The Maze Runner by James Dashner, Random House, New York, 2009, ISBN: 978-0-385-73794-4
Thomas emerges from an underground elevator into a forest glade that’s surrounded by an enormous maze. His memory has been wiped clean, although some things in this strange new world feel familiar. The other boys trapped by the maze don’t have memories of their former lives either, but they’ve managed to create a society bound by strict rules and order. Every day, they send a team of runners out in the maze in order to map it and hopefully find an escape. Making their lives more difficult is the fact that the maze changes constantly and, oh yeah, there are giant slug like creatures called Grievers with metallic blades that will chop them up like a Cuisinart if they catch them.
Despite these dangers, Thomas feels called upon to be a runner. He is quick to make friends and enemies among the other Gladers. Some like his bravado, but others don’t trust him, thinking he was sent by the Creators to destroy them. When the Creators send a girl to the Glade with the dark message “Everything is going to change!” their world begins to do just that. Now Thomas must draw upon skills and knowledge he doesn’t even know he has in order to save himself and the boys trapped in a mysterious place that may be coming to an end.
The Maze Runner is like Lord of the Flies only where all the stranded boys work cooperatively and get along. The society they create is rule bound and highly efficient, almost harmonious except for the fact that none of them know who they are or why they can’t escape. The threat to the boys’ survival doesn’t come from within (as in Golding’s book), but from menacing slug like creatures that roam at night and cut up anyone unlucky enough to be caught in the maze after the gates close. In some ways, the whole thing can be seen as a giant metaphor about growing up, with the Grove representing the safe world of adolescence and the maze the complicated and shifty world of adulthood. Maybe it’s because I’m already an adult, but I wasn’t as freaked out by the Grievers as I wanted to be. I kept picturing them as The Very Hungry Caterpillar, only with appliances attached to his body.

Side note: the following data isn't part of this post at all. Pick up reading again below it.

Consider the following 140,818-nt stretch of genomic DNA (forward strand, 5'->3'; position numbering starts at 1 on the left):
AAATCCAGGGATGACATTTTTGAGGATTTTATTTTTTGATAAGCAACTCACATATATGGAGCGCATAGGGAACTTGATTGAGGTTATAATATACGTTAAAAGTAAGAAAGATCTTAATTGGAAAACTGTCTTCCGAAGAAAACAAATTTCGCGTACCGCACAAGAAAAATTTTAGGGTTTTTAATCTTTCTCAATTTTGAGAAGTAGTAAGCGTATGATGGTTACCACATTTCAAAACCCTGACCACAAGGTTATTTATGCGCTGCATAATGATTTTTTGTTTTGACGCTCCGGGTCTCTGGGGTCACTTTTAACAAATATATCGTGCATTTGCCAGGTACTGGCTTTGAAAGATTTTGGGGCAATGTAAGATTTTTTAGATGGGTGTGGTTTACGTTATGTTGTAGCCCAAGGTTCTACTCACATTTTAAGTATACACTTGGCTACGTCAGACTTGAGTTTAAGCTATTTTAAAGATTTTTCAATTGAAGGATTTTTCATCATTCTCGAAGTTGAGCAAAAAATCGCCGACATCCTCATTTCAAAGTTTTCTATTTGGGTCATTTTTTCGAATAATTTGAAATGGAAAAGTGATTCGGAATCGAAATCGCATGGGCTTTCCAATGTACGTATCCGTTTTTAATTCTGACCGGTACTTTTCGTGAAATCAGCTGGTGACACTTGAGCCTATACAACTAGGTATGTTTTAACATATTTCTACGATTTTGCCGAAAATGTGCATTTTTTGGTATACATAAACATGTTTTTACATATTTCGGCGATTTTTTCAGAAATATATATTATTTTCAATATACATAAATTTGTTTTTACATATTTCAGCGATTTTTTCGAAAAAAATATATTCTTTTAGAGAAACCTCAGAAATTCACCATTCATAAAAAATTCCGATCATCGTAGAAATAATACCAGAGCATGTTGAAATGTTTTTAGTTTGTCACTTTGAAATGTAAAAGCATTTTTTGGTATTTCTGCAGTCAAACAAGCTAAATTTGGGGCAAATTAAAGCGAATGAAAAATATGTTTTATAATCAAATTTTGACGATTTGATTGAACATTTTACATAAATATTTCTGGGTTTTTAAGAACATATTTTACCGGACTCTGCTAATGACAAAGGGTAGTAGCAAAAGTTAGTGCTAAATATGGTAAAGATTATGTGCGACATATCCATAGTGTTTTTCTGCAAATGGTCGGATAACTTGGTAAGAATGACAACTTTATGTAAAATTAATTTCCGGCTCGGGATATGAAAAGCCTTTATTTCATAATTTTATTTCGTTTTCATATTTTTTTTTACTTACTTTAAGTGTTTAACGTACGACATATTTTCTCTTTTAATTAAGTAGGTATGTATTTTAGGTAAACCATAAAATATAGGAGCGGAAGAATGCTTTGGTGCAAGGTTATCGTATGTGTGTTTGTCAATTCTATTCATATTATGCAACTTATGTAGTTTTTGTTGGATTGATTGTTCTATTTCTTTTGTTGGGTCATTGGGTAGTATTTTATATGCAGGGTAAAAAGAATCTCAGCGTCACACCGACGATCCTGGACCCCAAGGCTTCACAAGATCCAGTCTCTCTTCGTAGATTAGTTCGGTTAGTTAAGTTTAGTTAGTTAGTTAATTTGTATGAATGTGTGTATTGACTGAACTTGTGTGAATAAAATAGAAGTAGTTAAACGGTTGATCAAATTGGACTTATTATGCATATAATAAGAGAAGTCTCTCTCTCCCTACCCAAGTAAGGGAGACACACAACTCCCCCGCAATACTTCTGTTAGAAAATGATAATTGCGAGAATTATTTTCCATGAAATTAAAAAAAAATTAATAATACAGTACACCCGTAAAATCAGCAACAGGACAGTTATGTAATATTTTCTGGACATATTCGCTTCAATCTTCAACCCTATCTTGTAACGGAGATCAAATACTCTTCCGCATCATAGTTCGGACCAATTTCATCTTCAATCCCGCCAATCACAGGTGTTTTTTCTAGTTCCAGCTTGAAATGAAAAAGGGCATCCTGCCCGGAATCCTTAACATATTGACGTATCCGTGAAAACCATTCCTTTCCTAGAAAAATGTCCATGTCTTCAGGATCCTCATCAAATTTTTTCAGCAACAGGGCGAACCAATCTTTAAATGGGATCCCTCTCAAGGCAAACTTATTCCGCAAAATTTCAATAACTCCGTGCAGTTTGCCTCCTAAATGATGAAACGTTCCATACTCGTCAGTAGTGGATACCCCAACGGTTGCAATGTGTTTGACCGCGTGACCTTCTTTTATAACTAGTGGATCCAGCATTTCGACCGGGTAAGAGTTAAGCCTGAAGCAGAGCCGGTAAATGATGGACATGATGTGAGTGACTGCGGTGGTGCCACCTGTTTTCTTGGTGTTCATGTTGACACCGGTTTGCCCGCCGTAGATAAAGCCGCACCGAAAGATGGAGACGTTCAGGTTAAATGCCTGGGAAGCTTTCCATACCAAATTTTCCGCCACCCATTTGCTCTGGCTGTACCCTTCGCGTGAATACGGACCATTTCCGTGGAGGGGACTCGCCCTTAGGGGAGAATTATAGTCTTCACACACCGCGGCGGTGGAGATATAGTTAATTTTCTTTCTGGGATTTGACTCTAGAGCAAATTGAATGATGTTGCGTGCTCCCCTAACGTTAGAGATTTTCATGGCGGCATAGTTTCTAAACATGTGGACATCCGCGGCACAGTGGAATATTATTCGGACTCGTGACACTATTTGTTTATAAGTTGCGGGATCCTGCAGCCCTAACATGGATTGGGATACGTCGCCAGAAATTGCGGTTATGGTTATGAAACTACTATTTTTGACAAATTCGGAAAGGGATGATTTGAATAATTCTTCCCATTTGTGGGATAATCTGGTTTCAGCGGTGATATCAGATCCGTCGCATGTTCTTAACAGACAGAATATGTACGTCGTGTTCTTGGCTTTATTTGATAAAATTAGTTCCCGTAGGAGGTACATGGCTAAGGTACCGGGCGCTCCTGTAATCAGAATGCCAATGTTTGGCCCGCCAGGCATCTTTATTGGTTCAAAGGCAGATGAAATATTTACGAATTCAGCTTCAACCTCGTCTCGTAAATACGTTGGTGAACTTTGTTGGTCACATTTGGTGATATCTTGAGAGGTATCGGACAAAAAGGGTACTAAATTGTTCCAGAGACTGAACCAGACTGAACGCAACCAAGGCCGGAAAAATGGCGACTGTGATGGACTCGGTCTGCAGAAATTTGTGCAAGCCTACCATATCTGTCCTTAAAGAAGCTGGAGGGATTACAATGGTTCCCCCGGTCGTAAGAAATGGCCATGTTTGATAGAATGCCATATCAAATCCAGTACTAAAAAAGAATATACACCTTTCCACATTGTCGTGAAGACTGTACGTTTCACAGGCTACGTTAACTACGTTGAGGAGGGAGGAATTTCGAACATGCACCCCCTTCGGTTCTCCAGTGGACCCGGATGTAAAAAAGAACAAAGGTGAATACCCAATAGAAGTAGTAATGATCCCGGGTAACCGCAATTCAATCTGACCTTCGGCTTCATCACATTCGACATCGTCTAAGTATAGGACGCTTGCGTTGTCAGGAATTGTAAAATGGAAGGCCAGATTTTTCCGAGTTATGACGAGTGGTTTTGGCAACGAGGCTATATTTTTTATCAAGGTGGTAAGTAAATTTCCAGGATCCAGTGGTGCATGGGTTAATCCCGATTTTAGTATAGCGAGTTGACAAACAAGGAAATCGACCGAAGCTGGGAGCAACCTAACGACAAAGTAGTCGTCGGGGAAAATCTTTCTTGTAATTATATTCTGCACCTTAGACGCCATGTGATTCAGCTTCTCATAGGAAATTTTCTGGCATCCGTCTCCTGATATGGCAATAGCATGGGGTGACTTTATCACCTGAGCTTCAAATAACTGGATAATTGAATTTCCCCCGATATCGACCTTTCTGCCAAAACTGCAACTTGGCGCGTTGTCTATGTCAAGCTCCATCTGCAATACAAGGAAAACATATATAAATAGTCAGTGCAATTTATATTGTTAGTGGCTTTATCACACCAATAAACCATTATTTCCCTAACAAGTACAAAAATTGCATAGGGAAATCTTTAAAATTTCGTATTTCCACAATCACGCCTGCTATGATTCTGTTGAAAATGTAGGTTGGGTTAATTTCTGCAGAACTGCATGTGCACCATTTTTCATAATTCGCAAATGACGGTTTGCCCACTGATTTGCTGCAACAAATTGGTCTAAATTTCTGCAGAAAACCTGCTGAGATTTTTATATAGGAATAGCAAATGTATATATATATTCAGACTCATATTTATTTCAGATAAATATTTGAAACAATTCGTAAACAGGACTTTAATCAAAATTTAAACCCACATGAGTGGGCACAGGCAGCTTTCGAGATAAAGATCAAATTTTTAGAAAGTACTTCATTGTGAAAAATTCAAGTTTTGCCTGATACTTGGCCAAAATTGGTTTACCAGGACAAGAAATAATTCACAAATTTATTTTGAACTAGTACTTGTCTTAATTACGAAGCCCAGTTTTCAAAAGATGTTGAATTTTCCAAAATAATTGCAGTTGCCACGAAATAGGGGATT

This may not be as much a criticism of Dashner’s writing skill but a failure of my imagination.
What Dashner does exceptionally well is put make the reader experience the same disorientation as Thomas. We arrive in this new environment as clueless as he is and figure things out slowly. Just when things start to make sense, Dashner throws in a plot twist that complicates our experience. Look who’s just arrived! A girl! And she can communicate telepathically with Thomas! I did not see that one coming. Lucky for the reader, Dashner guides us through this maze-like plot with a sure hand so that when we arrive in the end, most of the book’s questions have been answered (the ones that aren’t are saved for the sequel.)
Information about the author
From the author’s webpage, we learn that “James Dashner is the author of the 13th Reality series. James was born and raised in Georgia, but now lives in the Rocky Mountains with his family. After several years working in finance, he is now a full-time writer.”
Young Adult Fiction, Science Fiction and Fantasy
Reading Level / Interest Age
Grade 9 and up